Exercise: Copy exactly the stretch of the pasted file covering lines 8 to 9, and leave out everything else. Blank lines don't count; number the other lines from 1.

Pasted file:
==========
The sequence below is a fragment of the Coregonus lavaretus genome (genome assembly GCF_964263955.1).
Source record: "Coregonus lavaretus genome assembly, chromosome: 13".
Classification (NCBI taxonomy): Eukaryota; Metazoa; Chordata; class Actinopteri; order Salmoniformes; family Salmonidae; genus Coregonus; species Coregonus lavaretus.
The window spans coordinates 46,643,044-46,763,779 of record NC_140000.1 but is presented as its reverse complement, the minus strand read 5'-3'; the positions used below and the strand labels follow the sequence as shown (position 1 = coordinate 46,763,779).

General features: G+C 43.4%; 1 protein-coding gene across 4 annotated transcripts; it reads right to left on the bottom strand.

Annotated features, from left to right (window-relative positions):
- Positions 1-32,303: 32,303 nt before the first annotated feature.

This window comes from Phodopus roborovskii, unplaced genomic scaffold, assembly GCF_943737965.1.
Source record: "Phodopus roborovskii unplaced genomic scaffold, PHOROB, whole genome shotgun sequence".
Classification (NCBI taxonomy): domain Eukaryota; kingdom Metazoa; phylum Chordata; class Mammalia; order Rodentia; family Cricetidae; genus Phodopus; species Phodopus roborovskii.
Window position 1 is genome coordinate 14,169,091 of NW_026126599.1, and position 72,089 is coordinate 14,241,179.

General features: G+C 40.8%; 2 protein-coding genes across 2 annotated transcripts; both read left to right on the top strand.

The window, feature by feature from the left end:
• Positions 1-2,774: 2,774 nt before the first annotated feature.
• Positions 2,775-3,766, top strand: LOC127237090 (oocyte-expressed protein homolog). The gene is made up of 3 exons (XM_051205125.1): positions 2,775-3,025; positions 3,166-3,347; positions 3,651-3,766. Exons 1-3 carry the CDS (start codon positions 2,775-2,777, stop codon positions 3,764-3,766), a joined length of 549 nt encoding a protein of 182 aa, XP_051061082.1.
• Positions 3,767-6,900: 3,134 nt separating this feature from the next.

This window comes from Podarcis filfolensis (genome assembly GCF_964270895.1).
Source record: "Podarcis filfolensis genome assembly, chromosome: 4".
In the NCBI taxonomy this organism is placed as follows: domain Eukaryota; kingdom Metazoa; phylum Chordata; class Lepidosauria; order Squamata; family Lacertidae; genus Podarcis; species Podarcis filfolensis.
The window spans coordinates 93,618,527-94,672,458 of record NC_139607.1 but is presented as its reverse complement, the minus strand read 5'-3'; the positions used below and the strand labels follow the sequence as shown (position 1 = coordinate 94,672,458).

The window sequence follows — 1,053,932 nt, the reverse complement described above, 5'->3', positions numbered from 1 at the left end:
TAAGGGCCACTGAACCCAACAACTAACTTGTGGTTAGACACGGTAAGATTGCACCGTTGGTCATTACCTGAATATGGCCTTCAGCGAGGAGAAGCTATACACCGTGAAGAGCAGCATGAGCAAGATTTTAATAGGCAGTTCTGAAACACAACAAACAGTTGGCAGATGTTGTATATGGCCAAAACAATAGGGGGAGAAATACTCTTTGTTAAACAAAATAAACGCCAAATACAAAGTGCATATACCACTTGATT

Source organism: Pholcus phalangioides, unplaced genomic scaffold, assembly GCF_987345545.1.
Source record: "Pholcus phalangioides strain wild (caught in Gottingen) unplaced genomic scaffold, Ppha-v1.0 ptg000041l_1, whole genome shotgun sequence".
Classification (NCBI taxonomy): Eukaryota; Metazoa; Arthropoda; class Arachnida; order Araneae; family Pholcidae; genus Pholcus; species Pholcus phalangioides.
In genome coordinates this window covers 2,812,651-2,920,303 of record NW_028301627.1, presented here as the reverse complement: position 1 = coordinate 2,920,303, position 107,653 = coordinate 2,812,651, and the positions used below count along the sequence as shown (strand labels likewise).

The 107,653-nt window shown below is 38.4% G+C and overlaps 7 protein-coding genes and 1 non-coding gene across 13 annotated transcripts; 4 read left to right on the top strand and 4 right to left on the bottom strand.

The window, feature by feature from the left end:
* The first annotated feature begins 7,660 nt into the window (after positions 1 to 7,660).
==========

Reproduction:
This window comes from Phodopus roborovskii, unplaced genomic scaffold, assembly GCF_943737965.1.
Source record: "Phodopus roborovskii unplaced genomic scaffold, PHOROB, whole genome shotgun sequence".